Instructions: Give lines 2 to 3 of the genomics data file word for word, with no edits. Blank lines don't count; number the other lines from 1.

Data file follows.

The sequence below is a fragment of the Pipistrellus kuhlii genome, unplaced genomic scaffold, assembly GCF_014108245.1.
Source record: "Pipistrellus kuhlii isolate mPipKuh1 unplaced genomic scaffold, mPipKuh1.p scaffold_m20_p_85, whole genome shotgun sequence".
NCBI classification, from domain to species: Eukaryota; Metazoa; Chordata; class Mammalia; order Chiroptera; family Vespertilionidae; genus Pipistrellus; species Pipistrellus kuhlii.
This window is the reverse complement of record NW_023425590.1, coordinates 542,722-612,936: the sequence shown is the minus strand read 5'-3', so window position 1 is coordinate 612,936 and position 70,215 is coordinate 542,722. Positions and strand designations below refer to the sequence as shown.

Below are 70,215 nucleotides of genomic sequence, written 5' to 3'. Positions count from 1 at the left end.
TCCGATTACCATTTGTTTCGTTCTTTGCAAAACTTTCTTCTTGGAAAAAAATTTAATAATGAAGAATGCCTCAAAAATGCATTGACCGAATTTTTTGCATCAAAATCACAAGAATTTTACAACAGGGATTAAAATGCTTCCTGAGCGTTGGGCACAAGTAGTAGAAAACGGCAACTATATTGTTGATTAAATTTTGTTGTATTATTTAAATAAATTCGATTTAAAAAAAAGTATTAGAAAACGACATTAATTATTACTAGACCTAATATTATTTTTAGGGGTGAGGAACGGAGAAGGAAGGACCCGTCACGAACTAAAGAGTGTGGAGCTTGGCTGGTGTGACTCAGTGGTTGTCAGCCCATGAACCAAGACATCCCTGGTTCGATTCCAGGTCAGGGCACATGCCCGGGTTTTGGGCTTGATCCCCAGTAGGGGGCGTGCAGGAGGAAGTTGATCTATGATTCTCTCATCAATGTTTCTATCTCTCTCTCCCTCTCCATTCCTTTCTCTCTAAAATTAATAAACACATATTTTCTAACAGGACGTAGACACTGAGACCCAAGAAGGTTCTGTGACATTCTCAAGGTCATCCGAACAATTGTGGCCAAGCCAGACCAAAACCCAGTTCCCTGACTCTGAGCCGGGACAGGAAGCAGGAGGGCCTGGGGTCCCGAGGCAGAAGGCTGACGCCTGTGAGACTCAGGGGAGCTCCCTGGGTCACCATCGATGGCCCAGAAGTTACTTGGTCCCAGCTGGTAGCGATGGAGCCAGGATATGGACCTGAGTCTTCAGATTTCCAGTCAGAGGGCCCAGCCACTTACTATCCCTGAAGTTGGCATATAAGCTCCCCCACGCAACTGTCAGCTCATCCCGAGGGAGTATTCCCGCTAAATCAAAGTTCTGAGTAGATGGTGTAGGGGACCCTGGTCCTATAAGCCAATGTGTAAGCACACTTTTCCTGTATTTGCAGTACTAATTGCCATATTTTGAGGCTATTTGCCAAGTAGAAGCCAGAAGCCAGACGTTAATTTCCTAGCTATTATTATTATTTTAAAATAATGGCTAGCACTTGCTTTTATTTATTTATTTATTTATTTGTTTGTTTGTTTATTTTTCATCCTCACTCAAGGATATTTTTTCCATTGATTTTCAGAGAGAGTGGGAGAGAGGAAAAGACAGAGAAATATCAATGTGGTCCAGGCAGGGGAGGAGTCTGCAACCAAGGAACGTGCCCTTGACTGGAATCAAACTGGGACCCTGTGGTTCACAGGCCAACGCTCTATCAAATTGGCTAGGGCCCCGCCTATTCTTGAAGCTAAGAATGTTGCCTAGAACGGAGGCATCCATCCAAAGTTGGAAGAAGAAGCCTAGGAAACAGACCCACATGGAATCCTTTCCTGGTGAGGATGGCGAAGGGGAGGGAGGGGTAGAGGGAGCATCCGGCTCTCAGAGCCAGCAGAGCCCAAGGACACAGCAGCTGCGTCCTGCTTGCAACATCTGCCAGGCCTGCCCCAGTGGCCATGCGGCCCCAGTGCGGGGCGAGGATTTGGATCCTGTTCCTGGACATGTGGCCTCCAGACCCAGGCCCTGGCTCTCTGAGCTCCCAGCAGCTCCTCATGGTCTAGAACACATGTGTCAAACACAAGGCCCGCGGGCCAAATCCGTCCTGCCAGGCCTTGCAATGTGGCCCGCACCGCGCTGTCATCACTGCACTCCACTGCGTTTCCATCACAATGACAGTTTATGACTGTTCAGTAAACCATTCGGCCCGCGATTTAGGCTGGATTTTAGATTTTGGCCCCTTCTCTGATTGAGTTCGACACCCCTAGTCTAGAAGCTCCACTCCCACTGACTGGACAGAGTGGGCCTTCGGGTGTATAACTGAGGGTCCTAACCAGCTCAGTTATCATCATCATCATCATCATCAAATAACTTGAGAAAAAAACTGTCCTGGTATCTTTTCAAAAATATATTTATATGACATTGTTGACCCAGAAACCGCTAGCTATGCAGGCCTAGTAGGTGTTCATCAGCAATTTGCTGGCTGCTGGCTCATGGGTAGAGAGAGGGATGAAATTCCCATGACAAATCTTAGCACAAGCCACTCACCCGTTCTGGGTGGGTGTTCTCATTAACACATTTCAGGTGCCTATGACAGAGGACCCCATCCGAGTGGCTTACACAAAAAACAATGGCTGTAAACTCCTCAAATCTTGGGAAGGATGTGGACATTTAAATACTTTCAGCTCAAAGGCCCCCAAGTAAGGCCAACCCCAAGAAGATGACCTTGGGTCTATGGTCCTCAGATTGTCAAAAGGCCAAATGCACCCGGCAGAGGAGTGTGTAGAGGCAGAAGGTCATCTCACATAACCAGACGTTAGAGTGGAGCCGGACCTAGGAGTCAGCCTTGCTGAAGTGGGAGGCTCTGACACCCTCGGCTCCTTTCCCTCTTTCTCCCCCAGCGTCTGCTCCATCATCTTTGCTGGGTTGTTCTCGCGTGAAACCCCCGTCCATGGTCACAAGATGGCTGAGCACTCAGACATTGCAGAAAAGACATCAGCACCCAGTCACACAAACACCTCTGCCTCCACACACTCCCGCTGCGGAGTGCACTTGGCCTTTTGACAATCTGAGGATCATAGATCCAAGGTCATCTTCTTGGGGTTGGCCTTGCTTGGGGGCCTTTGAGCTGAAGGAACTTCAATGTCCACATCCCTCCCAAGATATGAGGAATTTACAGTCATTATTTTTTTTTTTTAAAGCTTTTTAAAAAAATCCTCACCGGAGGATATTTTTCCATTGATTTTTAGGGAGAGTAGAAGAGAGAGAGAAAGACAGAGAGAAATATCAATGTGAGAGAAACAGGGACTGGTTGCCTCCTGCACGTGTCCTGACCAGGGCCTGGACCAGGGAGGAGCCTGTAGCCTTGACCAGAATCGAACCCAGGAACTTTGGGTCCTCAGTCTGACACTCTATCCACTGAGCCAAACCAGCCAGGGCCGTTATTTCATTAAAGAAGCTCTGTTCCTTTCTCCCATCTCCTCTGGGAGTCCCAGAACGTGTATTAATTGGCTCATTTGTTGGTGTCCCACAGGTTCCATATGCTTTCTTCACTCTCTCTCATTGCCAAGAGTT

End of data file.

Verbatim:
Source record: "Pipistrellus kuhlii isolate mPipKuh1 unplaced genomic scaffold, mPipKuh1.p scaffold_m20_p_85, whole genome shotgun sequence".
NCBI classification, from domain to species: Eukaryota; Metazoa; Chordata; class Mammalia; order Chiroptera; family Vespertilionidae; genus Pipistrellus; species Pipistrellus kuhlii.